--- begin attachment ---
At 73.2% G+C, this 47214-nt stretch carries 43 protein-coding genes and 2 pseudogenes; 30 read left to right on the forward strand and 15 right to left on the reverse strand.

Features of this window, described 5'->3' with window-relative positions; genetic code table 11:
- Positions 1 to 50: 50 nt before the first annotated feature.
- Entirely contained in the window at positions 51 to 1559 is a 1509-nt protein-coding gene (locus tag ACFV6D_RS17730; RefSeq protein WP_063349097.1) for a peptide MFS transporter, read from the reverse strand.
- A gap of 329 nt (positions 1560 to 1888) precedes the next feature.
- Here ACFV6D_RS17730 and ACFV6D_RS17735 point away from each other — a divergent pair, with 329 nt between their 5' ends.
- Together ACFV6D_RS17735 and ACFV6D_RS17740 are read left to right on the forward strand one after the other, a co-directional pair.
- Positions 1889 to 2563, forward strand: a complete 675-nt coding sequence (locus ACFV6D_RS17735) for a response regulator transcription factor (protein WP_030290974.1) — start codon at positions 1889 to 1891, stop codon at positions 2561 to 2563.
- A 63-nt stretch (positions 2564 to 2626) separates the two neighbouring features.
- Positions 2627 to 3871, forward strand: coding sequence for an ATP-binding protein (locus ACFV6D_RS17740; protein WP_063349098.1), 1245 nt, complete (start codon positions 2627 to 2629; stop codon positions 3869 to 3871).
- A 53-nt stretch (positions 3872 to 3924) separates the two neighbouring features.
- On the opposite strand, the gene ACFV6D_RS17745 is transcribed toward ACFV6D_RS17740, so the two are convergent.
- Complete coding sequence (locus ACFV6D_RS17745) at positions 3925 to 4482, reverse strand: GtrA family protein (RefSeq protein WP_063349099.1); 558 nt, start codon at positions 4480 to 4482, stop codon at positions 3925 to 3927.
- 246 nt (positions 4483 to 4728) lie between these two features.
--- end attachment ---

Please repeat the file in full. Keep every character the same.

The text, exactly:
At 73.2% G+C, this 47214-nt stretch carries 43 protein-coding genes and 2 pseudogenes; 30 read left to right on the forward strand and 15 right to left on the reverse strand.

Features of this window, described 5'->3' with window-relative positions; genetic code table 11:
- Positions 1 to 50: 50 nt before the first annotated feature.
- Entirely contained in the window at positions 51 to 1559 is a 1509-nt protein-coding gene (locus tag ACFV6D_RS17730; RefSeq protein WP_063349097.1) for a peptide MFS transporter, read from the reverse strand.
- A gap of 329 nt (positions 1560 to 1888) precedes the next feature.
- Here ACFV6D_RS17730 and ACFV6D_RS17735 point away from each other — a divergent pair, with 329 nt between their 5' ends.
- Together ACFV6D_RS17735 and ACFV6D_RS17740 are read left to right on the forward strand one after the other, a co-directional pair.
- Positions 1889 to 2563, forward strand: a complete 675-nt coding sequence (locus ACFV6D_RS17735) for a response regulator transcription factor (protein WP_030290974.1) — start codon at positions 1889 to 1891, stop codon at positions 2561 to 2563.
- A 63-nt stretch (positions 2564 to 2626) separates the two neighbouring features.
- Positions 2627 to 3871, forward strand: coding sequence for an ATP-binding protein (locus ACFV6D_RS17740; protein WP_063349098.1), 1245 nt, complete (start codon positions 2627 to 2629; stop codon positions 3869 to 3871).
- A 53-nt stretch (positions 3872 to 3924) separates the two neighbouring features.
- On the opposite strand, the gene ACFV6D_RS17745 is transcribed toward ACFV6D_RS17740, so the two are convergent.
- Complete coding sequence (locus ACFV6D_RS17745) at positions 3925 to 4482, reverse strand: GtrA family protein (RefSeq protein WP_063349099.1); 558 nt, start codon at positions 4480 to 4482, stop codon at positions 3925 to 3927.
- 246 nt (positions 4483 to 4728) lie between these two features.